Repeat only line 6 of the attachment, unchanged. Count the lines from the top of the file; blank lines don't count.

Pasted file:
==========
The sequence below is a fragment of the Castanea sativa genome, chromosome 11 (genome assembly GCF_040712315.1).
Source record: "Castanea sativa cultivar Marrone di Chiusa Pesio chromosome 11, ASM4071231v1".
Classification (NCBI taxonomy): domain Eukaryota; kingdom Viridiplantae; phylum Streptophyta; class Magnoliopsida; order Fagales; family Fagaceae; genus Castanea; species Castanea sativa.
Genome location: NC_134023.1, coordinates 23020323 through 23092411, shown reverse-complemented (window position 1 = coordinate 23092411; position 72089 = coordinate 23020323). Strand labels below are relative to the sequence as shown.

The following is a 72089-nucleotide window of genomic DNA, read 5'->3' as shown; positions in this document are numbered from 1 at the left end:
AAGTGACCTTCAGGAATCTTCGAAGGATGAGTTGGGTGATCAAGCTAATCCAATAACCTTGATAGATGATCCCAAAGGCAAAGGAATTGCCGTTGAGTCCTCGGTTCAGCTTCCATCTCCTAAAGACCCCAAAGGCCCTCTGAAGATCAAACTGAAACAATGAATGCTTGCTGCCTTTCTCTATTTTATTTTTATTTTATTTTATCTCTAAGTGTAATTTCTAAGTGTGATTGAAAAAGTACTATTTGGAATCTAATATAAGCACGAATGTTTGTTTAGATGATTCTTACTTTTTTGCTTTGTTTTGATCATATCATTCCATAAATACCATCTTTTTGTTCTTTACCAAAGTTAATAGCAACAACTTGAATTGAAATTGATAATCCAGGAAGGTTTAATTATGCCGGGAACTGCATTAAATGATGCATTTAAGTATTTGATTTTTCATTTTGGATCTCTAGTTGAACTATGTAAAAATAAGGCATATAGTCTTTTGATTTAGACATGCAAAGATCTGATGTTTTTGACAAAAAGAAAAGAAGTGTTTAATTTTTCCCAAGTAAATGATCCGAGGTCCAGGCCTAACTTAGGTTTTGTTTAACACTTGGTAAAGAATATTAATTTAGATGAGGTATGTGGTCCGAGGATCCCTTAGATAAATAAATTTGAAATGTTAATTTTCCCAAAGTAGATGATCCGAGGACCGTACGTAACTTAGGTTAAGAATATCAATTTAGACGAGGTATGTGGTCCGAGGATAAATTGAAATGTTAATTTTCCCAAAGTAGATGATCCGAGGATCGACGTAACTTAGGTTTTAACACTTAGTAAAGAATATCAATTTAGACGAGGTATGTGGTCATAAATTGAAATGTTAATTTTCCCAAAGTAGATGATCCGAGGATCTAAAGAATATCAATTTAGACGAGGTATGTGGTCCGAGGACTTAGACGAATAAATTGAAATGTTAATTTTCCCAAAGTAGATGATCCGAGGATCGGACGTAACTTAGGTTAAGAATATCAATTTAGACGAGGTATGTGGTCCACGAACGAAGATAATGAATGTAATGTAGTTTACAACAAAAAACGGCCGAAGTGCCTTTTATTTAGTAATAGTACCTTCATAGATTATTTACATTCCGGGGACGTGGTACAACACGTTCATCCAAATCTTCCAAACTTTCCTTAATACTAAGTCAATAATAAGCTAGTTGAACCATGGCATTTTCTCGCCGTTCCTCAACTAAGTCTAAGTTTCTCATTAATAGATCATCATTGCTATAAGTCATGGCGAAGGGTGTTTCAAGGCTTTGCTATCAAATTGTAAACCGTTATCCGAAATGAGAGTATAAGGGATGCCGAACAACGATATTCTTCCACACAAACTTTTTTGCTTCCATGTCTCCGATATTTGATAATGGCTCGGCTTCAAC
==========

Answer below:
AAGTGACCTTCAGGAATCTTCGAAGGATGAGTTGGGTGATCAAGCTAATCCAATAACCTTGATAGATGATCCCAAAGGCAAAGGAATTGCCGTTGAGTCCTCGGTTCAGCTTCCATCTCCTAAAGACCCCAAAGGCCCTCTGAAGATCAAACTGAAACAATGAATGCTTGCTGCCTTTCTCTATTTTATTTTTATTTTATTTTATCTCTAAGTGTAATTTCTAAGTGTGATTGAAAAAGTACTATTTGGAATCTAATATAAGCACGAATGTTTGTTTAGATGATTCTTACTTTTTTGCTTTGTTTTGATCATATCATTCCATAAATACCATCTTTTTGTTCTTTACCAAAGTTAATAGCAACAACTTGAATTGAAATTGATAATCCAGGAAGGTTTAATTATGCCGGGAACTGCATTAAATGATGCATTTAAGTATTTGATTTTTCATTTTGGATCTCTAGTTGAACTATGTAAAAATAAGGCATATAGTCTTTTGATTTAGACATGCAAAGATCTGATGTTTTTGACAAAAAGAAAAGAAGTGTTTAATTTTTCCCAAGTAAATGATCCGAGGTCCAGGCCTAACTTAGGTTTTGTTTAACACTTGGTAAAGAATATTAATTTAGATGAGGTATGTGGTCCGAGGATCCCTTAGATAAATAAATTTGAAATGTTAATTTTCCCAAAGTAGATGATCCGAGGACCGTACGTAACTTAGGTTAAGAATATCAATTTAGACGAGGTATGTGGTCCGAGGATAAATTGAAATGTTAATTTTCCCAAAGTAGATGATCCGAGGATCGACGTAACTTAGGTTTTAACACTTAGTAAAGAATATCAATTTAGACGAGGTATGTGGTCATAAATTGAAATGTTAATTTTCCCAAAGTAGATGATCCGAGGATCTAAAGAATATCAATTTAGACGAGGTATGTGGTCCGAGGACTTAGACGAATAAATTGAAATGTTAATTTTCCCAAAGTAGATGATCCGAGGATCGGACGTAACTTAGGTTAAGAATATCAATTTAGACGAGGTATGTGGTCCACGAACGAAGATAATGAATGTAATGTAGTTTACAACAAAAAACGGCCGAAGTGCCTTTTATTTAGTAATAGTACCTTCATAGATTATTTACATTCCGGGGACGTGGTACAACACGTTCATCCAAATCTTCCAAACTTTCCTTAATACTAAGTCAATAATAAGCTAGTTGAACCATGGCATTTTCTCGCCGTTCCTCAACTAAGTCTAAGTTTCTCATTAATAGATCATCATTGCTATAAGTCATGGCGAAGGGTGTTTCAAGGCTTTGCTATCAAATTGTAAACCGTTATCCGAAATGAGAGTATAAGGGATGCCGAACAACGATATTCTTCCACACAAACTTTTTTGCTTCCATGTCTCCGATATTTGATAATGGCTCGGCTTCAAC